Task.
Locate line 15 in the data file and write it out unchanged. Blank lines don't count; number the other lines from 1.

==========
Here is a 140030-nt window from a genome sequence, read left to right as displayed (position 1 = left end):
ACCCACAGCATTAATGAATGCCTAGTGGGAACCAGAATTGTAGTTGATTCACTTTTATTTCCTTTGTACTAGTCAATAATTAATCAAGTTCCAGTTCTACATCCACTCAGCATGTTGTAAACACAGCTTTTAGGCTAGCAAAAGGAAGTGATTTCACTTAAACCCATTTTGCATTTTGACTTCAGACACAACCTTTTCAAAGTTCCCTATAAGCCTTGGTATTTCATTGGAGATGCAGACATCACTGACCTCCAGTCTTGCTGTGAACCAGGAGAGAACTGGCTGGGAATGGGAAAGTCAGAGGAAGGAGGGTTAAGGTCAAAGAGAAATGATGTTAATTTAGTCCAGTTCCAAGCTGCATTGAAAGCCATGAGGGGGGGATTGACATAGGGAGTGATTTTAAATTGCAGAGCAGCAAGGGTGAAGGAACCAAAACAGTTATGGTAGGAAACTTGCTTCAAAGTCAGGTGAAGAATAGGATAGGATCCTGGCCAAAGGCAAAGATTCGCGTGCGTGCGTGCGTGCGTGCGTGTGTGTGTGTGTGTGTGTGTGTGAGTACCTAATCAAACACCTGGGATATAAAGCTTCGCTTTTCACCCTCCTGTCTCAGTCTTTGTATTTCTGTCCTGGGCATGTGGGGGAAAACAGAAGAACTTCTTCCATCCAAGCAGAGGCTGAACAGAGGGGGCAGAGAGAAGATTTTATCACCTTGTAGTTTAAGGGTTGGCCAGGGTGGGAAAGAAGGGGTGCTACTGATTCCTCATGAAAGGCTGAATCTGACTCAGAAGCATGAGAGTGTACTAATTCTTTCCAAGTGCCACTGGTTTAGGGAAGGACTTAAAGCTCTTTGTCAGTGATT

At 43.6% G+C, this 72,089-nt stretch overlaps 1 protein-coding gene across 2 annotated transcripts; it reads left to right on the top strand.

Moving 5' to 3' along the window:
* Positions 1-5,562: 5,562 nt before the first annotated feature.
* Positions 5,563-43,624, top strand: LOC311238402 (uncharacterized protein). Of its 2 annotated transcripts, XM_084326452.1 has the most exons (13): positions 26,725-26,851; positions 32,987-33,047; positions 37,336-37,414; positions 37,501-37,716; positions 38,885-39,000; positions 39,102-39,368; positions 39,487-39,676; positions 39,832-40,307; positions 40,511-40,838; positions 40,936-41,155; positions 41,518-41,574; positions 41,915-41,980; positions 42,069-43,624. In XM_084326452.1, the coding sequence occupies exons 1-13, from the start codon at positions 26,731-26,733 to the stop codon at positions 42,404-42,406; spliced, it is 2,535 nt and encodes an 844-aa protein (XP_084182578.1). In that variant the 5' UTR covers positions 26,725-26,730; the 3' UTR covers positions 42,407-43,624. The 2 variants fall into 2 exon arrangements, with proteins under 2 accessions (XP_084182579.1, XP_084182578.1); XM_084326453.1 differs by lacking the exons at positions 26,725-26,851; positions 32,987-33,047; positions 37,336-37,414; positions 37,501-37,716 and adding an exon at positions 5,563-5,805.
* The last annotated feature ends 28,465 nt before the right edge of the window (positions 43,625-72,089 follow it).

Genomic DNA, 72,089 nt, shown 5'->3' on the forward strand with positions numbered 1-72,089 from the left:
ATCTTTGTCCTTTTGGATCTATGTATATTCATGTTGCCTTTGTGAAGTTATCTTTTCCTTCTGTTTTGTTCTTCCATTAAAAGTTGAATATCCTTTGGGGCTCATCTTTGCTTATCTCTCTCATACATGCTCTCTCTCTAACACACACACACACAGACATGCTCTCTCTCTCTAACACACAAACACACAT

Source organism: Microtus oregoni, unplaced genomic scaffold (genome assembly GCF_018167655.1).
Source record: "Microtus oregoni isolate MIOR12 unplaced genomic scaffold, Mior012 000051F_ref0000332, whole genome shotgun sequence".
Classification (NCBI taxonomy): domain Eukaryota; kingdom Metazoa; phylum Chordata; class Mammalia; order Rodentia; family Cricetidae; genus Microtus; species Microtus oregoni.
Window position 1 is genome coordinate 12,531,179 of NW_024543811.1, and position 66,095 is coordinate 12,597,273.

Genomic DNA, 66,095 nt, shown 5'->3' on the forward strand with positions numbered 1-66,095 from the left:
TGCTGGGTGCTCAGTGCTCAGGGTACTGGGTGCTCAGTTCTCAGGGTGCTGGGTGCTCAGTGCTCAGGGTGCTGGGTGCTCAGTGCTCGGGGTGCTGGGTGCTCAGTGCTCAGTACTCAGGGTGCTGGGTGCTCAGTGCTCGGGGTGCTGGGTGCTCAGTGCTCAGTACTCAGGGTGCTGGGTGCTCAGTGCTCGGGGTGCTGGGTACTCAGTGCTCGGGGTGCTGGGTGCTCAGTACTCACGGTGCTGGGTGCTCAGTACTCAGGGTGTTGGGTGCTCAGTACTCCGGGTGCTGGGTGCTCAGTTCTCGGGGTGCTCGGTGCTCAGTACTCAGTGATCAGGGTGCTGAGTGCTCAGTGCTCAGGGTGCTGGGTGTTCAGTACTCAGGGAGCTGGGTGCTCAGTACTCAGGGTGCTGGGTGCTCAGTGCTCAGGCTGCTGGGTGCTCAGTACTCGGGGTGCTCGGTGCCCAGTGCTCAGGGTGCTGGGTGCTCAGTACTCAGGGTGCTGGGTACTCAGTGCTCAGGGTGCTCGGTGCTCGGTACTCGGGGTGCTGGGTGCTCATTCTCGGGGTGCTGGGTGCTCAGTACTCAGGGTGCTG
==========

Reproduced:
TGCTGGGTGCTCAGTGCTCAGGGTACTGGGTGCTCAGTTCTCAGGGTGCTGGGTGCTCAGTGCTCAGGGTGCTGGGTGCTCAGTGCTCGGGGTGCTGGGTGCTCAGTGCTCAGTACTCAGGGTGCTGGGTGCTCAGTGCTCGGGGTGCTGGGTGCTCAGTGCTCAGTACTCAGGGTGCTGGGTGCTCAGTGCTCGGGGTGCTGGGTACTCAGTGCTCGGGGTGCTGGGTGCTCAGTACTCACGGTGCTGGGTGCTCAGTACTCAGGGTGTTGGGTGCTCAGTACTCCGGGTGCTGGGTGCTCAGTTCTCGGGGTGCTCGGTGCTCAGTACTCAGTGATCAGGGTGCTGAGTGCTCAGTGCTCAGGGTGCTGGGTGTTCAGTACTCAGGGAGCTGGGTGCTCAGTACTCAGGGTGCTGGGTGCTCAGTGCTCAGGCTGCTGGGTGCTCAGTACTCGGGGTGCTCGGTGCCCAGTGCTCAGGGTGCTGGGTGCTCAGTACTCAGGGTGCTGGGTACTCAGTGCTCAGGGTGCTCGGTGCTCGGTACTCGGGGTGCTGGGTGCTCATTCTCGGGGTGCTGGGTGCTCAGTACTCAGGGTGCTG